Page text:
Being the world’s capital of movies and entertainment, the word “Hollywood” represents glamor and sparkle. The neighborhood was depicted as a luxurious dreamland where fabulous and trendy movie stars or TV personalities just “hang out” and “live” and wave hello at each other…
Sadly, in reality, it was very unlikely that down-to-earth (or even below-the-earth) “ant citizens” (like me) run into Hollywood A-listers such as Tom Brady … or Jennifer Lawrence, just so happens that they are picking bananas at a grocery store, or sipping double espresso at a road-side Café, reading the people. No Way. Yet, I could still strut my way down the sunny and wide Hollywood and Sunset Boulevard just like an average person, and enjoy the few famous attractions that the area had in store.
Hollywood is a celebration of “crazy” people’s dreams and fantasies of creating out-of-the-box movies, TV Shows, and so much more live performances. After all, all the creativeness happens in the studios, which are not exactly located on both sides of Hollywood Boulevard. These streets are, in fact, tourist and shopping areas that, in my taste, became too commercial and “forced”. Anyway, the neighborhood attracted millions of tourists each year, and I was one of them.
Hollywood is a huge neighborhood, and I supposed the most robust and bustle area should be within Hollywood Boulevard between the two subway stations “Hollywood/Highland” and “Hollywood/Vine.”
Three things to see in Hollywood
The theater (formerly called the Kodak Theatre) is right outside the Hollywood/Highland” subway stations, and it is where the touring office is. I reckon it is a good starting point to explore the Hollywood area.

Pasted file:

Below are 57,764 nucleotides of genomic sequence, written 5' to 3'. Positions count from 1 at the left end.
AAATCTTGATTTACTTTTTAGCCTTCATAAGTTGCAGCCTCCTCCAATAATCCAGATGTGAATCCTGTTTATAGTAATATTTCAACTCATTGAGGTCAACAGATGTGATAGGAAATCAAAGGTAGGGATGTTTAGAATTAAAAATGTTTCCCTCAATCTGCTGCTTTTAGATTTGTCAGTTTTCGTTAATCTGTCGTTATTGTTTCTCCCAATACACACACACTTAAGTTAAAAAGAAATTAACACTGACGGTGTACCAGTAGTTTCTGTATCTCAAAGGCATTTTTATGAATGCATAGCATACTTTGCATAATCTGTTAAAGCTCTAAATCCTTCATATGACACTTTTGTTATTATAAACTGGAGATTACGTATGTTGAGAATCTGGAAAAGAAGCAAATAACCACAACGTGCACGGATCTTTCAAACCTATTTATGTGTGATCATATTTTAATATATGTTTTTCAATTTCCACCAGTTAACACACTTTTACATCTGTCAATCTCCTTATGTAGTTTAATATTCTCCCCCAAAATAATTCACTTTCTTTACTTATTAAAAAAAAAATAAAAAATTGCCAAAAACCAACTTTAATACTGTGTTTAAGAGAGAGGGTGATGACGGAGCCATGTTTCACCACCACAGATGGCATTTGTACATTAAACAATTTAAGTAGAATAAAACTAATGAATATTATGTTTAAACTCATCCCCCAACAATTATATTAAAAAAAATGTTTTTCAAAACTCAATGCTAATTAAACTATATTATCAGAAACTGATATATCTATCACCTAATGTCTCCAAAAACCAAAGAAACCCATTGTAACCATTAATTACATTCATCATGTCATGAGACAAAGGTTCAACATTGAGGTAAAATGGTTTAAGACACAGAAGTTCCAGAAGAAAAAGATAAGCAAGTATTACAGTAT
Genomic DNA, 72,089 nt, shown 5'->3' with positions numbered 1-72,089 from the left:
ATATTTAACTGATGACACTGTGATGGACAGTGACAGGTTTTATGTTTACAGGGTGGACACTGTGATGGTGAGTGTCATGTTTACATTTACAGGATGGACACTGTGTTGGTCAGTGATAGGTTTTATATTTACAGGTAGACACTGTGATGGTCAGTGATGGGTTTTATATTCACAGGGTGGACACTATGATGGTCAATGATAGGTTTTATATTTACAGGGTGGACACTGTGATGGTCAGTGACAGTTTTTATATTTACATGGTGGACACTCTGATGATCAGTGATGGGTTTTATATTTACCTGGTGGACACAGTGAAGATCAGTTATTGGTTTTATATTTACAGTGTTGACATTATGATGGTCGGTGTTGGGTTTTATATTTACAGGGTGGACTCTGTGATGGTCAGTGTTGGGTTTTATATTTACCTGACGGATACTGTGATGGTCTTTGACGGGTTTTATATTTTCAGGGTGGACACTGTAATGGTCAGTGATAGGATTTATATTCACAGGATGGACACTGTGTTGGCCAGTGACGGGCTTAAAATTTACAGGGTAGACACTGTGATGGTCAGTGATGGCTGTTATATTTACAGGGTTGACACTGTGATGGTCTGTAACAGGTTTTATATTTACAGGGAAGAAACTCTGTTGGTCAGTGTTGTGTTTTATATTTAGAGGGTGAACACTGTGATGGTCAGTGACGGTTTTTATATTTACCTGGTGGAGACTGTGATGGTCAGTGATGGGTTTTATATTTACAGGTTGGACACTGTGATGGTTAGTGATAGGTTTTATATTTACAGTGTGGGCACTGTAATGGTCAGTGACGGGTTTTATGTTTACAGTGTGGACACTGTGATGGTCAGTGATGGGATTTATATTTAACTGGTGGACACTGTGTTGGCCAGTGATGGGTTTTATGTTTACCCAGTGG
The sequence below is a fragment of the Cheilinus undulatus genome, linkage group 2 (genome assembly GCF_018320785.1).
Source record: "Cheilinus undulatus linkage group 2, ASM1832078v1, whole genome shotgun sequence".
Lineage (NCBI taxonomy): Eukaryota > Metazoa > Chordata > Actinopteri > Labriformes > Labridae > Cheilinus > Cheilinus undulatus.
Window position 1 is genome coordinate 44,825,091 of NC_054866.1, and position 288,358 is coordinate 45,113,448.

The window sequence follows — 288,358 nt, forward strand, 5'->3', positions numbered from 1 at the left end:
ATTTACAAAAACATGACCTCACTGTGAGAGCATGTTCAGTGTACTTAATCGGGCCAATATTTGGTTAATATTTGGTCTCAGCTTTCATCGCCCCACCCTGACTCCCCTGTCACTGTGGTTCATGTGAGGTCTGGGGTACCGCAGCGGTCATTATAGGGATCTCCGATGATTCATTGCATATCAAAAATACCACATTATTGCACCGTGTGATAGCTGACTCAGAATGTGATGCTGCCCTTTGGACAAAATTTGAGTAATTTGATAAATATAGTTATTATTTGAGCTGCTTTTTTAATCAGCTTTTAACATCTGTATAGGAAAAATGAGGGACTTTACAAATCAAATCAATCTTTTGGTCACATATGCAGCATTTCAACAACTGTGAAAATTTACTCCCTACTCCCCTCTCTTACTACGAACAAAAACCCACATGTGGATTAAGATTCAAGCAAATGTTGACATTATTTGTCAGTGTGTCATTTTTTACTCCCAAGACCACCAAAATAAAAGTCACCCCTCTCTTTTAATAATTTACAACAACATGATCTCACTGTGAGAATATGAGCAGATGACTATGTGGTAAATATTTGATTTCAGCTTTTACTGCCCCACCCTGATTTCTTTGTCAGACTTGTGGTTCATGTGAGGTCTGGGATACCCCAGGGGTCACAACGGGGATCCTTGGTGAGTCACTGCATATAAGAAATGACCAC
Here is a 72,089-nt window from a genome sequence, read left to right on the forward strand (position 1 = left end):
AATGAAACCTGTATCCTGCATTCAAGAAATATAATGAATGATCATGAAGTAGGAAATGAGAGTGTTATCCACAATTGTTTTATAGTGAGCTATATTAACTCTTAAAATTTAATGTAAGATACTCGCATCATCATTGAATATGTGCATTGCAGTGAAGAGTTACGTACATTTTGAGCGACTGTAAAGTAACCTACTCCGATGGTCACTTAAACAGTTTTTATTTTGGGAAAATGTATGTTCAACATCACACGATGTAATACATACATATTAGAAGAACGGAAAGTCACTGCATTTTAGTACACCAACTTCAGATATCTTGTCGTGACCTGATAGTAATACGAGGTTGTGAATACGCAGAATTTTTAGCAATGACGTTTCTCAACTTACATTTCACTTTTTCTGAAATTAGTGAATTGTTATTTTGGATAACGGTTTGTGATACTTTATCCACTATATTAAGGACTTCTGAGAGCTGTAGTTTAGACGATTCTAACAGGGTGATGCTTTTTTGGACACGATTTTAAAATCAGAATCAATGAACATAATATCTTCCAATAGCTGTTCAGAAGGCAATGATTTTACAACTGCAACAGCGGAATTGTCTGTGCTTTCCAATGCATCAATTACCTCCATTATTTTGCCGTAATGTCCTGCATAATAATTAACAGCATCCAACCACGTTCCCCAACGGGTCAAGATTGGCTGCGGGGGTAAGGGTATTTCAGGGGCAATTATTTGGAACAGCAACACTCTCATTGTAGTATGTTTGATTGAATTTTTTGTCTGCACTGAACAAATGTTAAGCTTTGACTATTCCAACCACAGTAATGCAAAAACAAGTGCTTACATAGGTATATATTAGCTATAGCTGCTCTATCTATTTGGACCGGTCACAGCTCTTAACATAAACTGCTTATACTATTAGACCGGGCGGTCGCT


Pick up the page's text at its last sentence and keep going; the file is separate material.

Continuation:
The Dolby Theatre has been the (with the capital “T”) venue for the Oscar Academy Award ceremony since 2002. Inside the theater, the name of the best pictures is listed on every pillar of the structure. Although there are a bunch of best “movies” that I don’t agree with (Among a big bunch of others – some movies just won without any logical understanding…), in the end, it’s simply the “best” that matters. Because only the best would be the name that stays in the hall of fame forever, not the nominees!
At the corner of the crossroad, there was a time capsule on the ground that says “This is where it all begins” – marking the location of the first eight stars installed on the Hollywood Walk of Fame in 1958.
Walk of Fame
Technically the Walk of Fame is merely a line of five-pointed terrazzo on the sidewalk on the boulevard, yet it represents a tremendous honor to be able to be listed with their accomplishment and achievements in the entertainment industry. Now the entire Walk of Fame has over 2,600 stars that take up more than 15 blocks of Hollywood Boulevard – which means even if you have got your name on the road; you could be drowning and overwhelmed by some stars, and it could be confusing for fans to locate your name! Currently, there are 20-25 stars added each year.
I’d say the walk on the Walk of Fame would be much more interesting and meaningful if visitors could do some preparations and research beforehand, or actually, join an excellent local tour that guides visitors through the road, providing funny stories and history of the environment. Because I felt (and obvious) that the area filled with stories and Hollywood – even fun facts or trivia, like, “who is the only artist on earth to receive a star on the Walk of Fame with all FIVE categories?” / “Which family has the biggest collection of stars?”
Weirdly, there are a bunch of fictional characters on the road – too!
- There are 16 cartoon characters featured, including Winnie the Pooh, Shrek, the Muppets, Snoopy, Snow White, Bugs Bunny, Kermit the Frog, and do you know what are the rest?
- Who has the most stars on the Holywood Walk of Fame? Gene Autry is the only person to be awarded stars in the five fields recognized on the Walk of Fame: film, TV, radio, live performance, and music.
- Who was the first star on the Walk of Fame? Actress, Joanne Woodward
- Who is the youngest Hollywood Star? Patty McCormack, 15 years old.
- Some super A-listers do not have a star (while some turned down their nomination due to scheduling conflicts or unknown reasons), the most shocking list of celebrities includes Leonardo DiCaprio, Bratt Pitt, Angelina Jolie, Madonna, Beyonce, Geroge Clooney, and Julia Roberts.
Taylor Swift does not yet have a Star on the Walk of Fame, but Ariana Grande does.